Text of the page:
One of the most common questions I’m asked by family members is “do you know when they died?” If death occurs in the hospital, or is witnessed, the time of death isn’t controversial. It’s common though in forensics that people may not be found for hours, days, weeks, or more. Forensics television shows usually depict an investigator measuring body temperature at the scene, and then confidently declaring they’ve been dead for 44 hours. Unfortunately, there aren’t any existing methods that actually give that level of precision – but there is a way we can systematically approach the question.
When determining time of death (TOD), it’s most important to keep in mind that it will be an estimate. The estimate starts with the “window of death” – the time between when the decedent was last known alive and when their body was found. The smaller this window, the greater accuracy is possible.
Once the window is known, one can assess postmortem changes of the body. Livor mortis is the gravity-dependent settling of blood within vessels, which can appear as soon as twenty minutes after death. Sparing of lividity will be present in areas of pressure, such as parts of the body pressed against the floor or with tight clothing. Livor is initially blanchable, but after 8 to 12 hours blood extravasates from vessels and it becomes “fixed”. Clearly though, this only allows one to differentiate between ‘less than’ or ‘greater than’ 8 to 12 hours.
Rigor mortis (stiffening of the body after death) occurs because of postmortem ATP depletion. Muscle fibers require a supply of ATP to both contract and relax – once ATP levels are sufficiently low, muscle will remain contracted until the fibers are broken down by decompositional changes. Generally speaking, rigor starts to develop within an hour of death, peaks from 12 to 24 hours, and dissipates by 36 hours. However, these are average intervals. The onset of rigor is hastened by vigorous physical activity, seizures, electrocution, or increased body temperature, which preemptively deplete ATP. Rigor is also harder to detect in people with low muscle mass (e.g. infants), and can’t be assessed in frozen bodies with those with extensive thermal damage.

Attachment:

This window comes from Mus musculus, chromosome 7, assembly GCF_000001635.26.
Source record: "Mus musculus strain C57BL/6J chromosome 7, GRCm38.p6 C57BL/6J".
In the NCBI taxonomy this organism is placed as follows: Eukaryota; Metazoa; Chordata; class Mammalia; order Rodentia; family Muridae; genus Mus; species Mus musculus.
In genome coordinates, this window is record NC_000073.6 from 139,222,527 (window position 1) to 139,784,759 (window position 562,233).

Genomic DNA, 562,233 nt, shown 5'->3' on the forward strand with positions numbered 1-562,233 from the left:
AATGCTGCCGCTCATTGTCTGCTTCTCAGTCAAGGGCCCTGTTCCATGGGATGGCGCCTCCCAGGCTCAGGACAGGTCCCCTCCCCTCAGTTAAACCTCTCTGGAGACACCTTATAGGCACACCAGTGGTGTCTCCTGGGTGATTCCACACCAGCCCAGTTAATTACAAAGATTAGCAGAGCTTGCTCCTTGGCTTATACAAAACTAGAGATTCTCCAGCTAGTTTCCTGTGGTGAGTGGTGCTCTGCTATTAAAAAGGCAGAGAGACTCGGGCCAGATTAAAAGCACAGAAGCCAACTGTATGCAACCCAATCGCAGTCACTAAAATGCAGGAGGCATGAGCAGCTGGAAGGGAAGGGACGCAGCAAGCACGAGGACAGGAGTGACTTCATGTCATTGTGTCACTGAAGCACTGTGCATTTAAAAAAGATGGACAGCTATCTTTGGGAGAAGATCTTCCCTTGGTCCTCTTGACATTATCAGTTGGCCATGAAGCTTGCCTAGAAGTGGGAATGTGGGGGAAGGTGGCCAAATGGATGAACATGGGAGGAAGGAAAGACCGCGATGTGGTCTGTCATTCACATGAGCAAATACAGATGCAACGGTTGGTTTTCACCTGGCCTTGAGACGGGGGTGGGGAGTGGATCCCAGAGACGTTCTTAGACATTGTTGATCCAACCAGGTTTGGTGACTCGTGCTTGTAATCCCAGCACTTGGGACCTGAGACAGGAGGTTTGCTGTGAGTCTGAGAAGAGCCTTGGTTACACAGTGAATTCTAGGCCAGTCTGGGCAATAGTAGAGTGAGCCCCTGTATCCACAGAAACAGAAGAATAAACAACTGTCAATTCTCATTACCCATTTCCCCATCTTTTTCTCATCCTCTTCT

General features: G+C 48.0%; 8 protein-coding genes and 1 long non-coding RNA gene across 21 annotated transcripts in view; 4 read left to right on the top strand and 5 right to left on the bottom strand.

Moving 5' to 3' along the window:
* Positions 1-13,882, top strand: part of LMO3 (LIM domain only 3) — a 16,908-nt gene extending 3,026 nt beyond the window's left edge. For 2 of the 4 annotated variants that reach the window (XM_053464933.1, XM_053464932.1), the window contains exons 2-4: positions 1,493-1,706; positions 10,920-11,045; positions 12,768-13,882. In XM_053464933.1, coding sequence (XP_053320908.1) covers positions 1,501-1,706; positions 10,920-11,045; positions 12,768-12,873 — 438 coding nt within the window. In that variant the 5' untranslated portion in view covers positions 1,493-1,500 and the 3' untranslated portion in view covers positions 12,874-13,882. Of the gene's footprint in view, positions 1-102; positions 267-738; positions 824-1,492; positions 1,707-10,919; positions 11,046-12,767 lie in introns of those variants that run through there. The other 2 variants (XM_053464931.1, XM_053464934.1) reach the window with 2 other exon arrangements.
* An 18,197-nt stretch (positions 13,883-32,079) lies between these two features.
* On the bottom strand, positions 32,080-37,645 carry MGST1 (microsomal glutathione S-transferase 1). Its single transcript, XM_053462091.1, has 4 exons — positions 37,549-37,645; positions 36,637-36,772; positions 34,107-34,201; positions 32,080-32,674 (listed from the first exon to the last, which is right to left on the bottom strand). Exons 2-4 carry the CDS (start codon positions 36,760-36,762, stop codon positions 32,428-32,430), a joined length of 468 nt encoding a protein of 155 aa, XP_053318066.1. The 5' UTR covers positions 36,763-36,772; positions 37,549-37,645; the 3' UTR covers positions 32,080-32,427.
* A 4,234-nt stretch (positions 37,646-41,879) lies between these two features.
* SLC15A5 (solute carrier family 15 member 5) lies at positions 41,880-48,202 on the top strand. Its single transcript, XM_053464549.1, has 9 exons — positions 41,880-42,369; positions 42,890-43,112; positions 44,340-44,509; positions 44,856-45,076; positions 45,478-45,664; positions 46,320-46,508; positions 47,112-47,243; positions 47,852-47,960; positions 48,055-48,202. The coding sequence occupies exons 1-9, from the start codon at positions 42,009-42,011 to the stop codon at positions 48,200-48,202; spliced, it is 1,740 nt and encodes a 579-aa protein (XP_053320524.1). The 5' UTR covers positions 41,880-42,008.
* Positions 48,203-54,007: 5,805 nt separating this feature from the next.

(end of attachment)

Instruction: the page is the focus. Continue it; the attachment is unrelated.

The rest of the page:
Cooling of the body after death, known as algor mortis, is similarly prone to interfering elements. One can find many formulas for estimating the time of death based on the temperature of the body – unfortunately, none of them are particularly useful because of the assumptions that must be made. Change in temperature after death is affected by numerous variables, including body habitus, clothing, wind, actual body temperature at the time of death (not many people are constantly at 98.6℉), sepsis, terminal seizures, and many others. If the environment is warmer than the body, the temperature can even increase after death.
I’ll briefly mention vitreous potassium measurement, which is probably the most recently discovered (and debunked) “holy grail” of time of death. Similar to algor and rigor mortis, vitreous potassium does a reasonably decent job predicting time of death in a controlled experiment – but in this line of work, people don’t tend to die in controlled environments.
At the end of the day, time of death is best estimated by thorough scene investigation, correlated with the evidence the body provides. Newspapers or mail not retrieved from the mailbox, expiration dates on perishable groceries, last refills of prescriptions, and unreturned text messages or phone calls can all narrow down the window of death.
As stated earlier, the longer the interval between death and discovery of the body, the more difficult time of death determination becomes. In advanced decomposition, there is no rigor, livor, or algor remaining to assess (there may even be scant residual soft tissue). In one such situation, despite months of a potential “window of death”, dates on unopened bills and crossed-off calendar dates helped us place the time of death within one or two days. It’s not as flashy as multivariate equations for temperature or potassium levels, but it’s far more accurate and scientifically defensible.
-Alison Krywanczyk, MD, FASCP, is currently a Deputy Medical Examiner at the Cuyahoga County Medical Examiner’s Office.